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Botulism, gas gangrene, and clostridial gastrointestinal infections 

Botulism, gas gangrene, and clostridial gastrointestinal infections
Botulism, gas gangrene, and clostridial gastrointestinal infections

Dennis L. Stevens

, Michael J. Aldape

, and Amy E. Bryant

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date: 05 March 2021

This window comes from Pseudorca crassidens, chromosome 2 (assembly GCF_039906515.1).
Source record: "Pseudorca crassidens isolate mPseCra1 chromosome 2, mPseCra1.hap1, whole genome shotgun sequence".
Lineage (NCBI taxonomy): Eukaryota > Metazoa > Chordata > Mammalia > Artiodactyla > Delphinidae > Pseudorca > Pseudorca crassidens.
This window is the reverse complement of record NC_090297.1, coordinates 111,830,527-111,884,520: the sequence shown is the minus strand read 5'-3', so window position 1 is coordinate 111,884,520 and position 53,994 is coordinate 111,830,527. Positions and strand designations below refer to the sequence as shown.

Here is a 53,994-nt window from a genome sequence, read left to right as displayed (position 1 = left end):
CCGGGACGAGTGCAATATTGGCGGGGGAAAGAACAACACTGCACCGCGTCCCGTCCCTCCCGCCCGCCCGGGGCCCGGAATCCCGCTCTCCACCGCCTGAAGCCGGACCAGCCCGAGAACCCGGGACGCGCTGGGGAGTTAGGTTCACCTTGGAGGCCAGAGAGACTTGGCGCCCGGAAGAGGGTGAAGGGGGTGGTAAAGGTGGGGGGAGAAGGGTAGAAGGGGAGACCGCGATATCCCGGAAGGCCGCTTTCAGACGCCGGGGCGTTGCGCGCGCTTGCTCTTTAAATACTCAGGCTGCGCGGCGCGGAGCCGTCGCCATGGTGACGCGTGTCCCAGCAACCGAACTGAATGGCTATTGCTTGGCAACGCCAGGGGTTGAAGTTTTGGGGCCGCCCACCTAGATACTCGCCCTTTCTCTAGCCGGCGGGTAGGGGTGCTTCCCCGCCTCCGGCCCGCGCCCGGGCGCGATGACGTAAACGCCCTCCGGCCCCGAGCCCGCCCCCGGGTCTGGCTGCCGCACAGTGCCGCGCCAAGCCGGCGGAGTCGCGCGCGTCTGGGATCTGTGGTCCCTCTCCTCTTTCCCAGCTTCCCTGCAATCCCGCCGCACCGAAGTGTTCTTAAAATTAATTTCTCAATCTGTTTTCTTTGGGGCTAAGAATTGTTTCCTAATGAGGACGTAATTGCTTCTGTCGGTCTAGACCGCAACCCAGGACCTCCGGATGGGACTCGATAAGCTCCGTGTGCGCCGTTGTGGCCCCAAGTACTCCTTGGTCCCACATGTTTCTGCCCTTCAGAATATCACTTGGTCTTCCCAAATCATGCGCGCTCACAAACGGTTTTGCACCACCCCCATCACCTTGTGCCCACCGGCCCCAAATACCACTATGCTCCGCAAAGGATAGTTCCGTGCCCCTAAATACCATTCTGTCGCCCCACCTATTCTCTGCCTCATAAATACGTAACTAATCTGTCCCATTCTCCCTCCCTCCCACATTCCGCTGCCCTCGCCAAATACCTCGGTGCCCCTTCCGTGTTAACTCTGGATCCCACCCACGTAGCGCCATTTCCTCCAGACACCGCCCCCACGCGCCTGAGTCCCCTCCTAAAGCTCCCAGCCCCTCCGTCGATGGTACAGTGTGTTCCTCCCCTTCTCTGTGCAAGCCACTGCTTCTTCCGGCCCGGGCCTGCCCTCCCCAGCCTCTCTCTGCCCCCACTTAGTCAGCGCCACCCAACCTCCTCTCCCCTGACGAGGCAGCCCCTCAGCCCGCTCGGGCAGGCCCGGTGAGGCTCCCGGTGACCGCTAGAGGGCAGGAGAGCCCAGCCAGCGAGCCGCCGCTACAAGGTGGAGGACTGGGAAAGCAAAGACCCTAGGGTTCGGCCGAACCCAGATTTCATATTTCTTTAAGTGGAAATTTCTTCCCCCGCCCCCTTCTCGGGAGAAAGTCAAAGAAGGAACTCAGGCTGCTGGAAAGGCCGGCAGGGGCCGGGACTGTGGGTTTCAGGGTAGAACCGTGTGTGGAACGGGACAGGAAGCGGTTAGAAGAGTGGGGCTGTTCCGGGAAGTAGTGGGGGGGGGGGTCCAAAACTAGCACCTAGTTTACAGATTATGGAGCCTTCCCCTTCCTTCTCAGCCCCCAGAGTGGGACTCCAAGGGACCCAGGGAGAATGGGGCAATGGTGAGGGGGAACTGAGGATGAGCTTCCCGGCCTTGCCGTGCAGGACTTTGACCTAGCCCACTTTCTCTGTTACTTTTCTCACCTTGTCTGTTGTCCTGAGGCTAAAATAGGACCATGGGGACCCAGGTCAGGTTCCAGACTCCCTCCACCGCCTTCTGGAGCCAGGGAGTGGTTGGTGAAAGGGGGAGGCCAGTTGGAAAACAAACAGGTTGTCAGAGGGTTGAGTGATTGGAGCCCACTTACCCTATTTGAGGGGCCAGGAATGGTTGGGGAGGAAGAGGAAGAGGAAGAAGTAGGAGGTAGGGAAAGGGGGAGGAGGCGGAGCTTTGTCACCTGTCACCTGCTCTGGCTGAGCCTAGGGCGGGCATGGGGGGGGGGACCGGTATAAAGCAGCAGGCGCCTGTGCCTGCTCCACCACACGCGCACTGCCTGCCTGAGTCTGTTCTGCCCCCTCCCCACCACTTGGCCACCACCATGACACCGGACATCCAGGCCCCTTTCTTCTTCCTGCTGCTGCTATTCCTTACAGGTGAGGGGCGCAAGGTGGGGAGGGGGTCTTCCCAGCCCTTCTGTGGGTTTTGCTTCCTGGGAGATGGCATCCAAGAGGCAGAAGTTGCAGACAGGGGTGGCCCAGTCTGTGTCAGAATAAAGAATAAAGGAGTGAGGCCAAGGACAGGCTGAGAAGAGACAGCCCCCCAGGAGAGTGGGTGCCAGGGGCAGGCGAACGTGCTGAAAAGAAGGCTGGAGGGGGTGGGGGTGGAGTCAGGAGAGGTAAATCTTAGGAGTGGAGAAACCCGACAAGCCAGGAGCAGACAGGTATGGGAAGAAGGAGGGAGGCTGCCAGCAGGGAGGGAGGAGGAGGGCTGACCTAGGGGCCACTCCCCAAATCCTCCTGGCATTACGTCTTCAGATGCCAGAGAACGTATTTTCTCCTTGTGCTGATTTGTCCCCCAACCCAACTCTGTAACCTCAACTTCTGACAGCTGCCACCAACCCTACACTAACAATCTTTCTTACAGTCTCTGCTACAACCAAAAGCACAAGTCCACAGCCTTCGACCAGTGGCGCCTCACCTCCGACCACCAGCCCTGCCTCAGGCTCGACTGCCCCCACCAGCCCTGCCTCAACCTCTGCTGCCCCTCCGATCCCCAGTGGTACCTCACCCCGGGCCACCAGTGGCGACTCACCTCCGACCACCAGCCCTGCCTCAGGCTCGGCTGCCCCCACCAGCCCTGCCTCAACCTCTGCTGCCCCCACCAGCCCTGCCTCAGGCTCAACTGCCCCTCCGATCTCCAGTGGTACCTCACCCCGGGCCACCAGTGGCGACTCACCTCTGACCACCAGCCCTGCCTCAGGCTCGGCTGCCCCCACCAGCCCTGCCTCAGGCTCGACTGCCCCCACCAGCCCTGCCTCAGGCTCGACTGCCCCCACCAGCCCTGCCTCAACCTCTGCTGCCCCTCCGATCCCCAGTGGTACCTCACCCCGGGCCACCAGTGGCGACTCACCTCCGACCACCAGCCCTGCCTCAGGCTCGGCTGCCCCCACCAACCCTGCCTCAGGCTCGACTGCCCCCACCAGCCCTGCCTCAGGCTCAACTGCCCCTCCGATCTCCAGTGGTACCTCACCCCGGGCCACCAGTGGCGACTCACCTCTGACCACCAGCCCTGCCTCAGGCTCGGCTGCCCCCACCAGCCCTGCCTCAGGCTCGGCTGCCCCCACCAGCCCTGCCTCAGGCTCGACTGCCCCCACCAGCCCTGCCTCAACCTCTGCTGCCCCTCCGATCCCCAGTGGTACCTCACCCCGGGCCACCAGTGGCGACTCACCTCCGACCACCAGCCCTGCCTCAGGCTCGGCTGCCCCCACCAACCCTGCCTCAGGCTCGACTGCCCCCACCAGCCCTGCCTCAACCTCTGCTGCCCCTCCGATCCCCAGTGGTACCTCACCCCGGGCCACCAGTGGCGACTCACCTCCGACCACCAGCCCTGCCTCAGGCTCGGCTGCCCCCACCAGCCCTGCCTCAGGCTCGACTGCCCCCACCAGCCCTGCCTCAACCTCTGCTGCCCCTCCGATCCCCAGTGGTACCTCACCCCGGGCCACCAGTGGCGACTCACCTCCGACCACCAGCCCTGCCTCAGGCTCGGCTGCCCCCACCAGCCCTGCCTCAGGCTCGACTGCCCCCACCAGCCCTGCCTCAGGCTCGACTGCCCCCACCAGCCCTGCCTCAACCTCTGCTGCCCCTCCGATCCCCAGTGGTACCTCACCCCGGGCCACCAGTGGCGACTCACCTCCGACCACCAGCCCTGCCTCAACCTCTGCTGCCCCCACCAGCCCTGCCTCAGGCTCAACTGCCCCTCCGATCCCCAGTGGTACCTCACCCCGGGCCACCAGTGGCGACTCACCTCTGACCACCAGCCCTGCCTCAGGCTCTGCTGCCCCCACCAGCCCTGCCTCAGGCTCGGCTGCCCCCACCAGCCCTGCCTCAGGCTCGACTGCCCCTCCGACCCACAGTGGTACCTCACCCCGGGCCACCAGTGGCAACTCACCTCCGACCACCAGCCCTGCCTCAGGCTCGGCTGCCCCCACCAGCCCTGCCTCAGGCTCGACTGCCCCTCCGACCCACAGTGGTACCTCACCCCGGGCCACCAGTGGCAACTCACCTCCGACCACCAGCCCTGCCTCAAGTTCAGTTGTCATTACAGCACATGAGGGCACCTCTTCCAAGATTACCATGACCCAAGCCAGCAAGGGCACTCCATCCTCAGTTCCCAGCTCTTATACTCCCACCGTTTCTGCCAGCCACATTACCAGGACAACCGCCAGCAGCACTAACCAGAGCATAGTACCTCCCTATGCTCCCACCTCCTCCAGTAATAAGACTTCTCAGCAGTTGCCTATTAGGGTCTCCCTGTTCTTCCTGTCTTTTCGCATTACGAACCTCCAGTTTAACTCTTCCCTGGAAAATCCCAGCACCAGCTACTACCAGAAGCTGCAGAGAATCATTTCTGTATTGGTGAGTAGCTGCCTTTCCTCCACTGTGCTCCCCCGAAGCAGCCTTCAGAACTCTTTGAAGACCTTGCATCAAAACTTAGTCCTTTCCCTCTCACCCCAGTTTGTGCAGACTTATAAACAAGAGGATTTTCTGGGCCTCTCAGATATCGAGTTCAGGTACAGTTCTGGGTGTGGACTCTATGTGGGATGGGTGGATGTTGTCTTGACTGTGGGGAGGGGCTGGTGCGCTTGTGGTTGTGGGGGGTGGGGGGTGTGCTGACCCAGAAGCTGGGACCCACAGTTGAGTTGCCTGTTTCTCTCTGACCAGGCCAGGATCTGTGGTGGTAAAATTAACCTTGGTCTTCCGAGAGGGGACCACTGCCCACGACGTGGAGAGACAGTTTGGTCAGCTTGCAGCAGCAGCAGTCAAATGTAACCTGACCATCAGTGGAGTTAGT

Human botulism is caused by seven serological types of C. botulinum, which is ubiquitously distributed in the soil. Poisoning usually results from ingestion of preformed toxin in food, although this is rapidly inactivated at ordinary cooking temperatures, but it can also result from contaminated wounds. C. botulinum toxin binds irreversibly to the neuromuscular junction and is the most lethal known microbial toxin. There are five forms of clinical botulism: food-borne botulism; wound botulism; infant botulism; adult enteric infectious botulism; and inhalational botulism. Clinical presentation is with symptoms suggesting gastrointestinal tract illness, followed by neurological symptoms including diplopia, blurred vision, dizziness, and difficulty with speech or swallowing, leading on to generalized flaccid paralysis. The diagnosis can be confirmed by testing for botulinum toxin in the patient’s serum, urine, or stomach contents, or in the suspect food. Treatment requires supportive care, which may continue for many months.

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